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Poignant denotes touching and significant, but typically with a negative connotation.
Is there a word that means the same, but has a positive connotation?

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closed as off-topic by FumbleFingers, tchrist, Mitch, Kristina Lopez, Zairja Jun 26 '14 at 18:50

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This question appears to be off-topic because it is based on the misconception that poignant has negative connotations. – FumbleFingers Jun 26 '14 at 15:17
possible duplicate of What's the difference between "harrowing" and "poignant"? – Matt Gutting Jun 26 '14 at 15:50
Have you done a thesaurus search on "poignant"? I'll bet there are other words or phrases that may have a slightly different flavor - such as "heart-felt moment", "touching", "meaningful", etc. – Kristina Lopez Jun 26 '14 at 16:08

As far as I know, poignant does have a positive connotation, meaning something that is moving or touching but also slightly painful. One wouldn't describe an event as a 'poignant tribute' if it had a negative connotation.

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Agreed. There is no negative connotation to poignant. Words that have a negative connotation are words like mawkish, blubbery, even sentimental. – FeliniusRex Jun 26 '14 at 15:18
The negativity is in the sadness (cf heart-rending) of poignancy, which normally refers to the past; there is always some regret in reviewing the past, and that's part of being poignant. But not necessarily a big part, I agree. – John Lawler Jun 26 '14 at 16:52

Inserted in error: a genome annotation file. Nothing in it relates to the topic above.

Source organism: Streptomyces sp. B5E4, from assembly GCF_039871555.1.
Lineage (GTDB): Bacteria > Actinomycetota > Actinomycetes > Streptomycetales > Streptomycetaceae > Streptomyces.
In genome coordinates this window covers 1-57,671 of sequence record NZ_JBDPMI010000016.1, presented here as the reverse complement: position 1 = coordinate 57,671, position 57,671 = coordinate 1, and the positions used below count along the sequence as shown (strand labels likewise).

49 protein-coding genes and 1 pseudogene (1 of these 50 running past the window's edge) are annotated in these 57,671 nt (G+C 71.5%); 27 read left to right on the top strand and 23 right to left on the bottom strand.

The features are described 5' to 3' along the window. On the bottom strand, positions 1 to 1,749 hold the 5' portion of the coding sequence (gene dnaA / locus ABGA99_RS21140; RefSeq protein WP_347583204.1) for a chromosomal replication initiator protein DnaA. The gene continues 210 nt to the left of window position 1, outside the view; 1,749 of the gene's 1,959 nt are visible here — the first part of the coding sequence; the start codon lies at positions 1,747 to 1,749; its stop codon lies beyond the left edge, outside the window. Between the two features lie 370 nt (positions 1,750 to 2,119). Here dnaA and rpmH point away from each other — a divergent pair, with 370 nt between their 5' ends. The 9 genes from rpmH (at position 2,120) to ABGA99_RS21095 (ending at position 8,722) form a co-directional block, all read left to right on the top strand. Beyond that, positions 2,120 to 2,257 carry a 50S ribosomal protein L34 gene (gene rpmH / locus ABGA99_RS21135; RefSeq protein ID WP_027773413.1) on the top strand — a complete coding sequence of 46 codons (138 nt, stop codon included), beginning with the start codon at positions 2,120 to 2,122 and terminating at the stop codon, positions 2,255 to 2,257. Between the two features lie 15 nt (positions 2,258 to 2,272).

@FeliniusRex: Or lugubrious. Don – rhetorician Jun 26 '14 at 21:10

How about heart-warming? Others which spring to mind include

  • tender

  • touching

  • heart-rending

  • evocative

  • soul-stirring

  • pathos (This is a tricky one. A cognate, pathetic, has a negative connotation, but the word pathos can be neutral or positive in both denotation and connotation. It is one of the three modes of persuasion, according to Aristotle. Its counterpart--and negative-connotation word--would be bathos.)

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heart-rending seems a lot more 'negative' than the original. – Oldcat Jun 26 '14 at 23:48
@Oldcat: Not sure I agree with you, but then that could be because I've never heard it used in a negative fashion in my limited sphere of experience! To me, the pictures of poor, starving, swollen-bellied children in a TV commercial for a charitable organization are truly heart-rending. Same goes for the Human Society's commercial with pictures of abandoned and abused dogs, with sad music playing in the background. I have to turn the channel. To me: heart rending. Don – rhetorician Jun 27 '14 at 0:25
The imagery is that of tearing your heart in half like a piece of cloth - as in rending your garments in anguish. Whereas the imagery from poignant is that of a prick like a thorn, or a sting. The former seems more severe. If you want to avoid the sting, surely you'd want to avoid being torn in half. – Oldcat Jun 27 '14 at 0:33
@Oldcat: Unless I have a split personality! Point taken, by the way. Don – rhetorician Jun 27 '14 at 0:40

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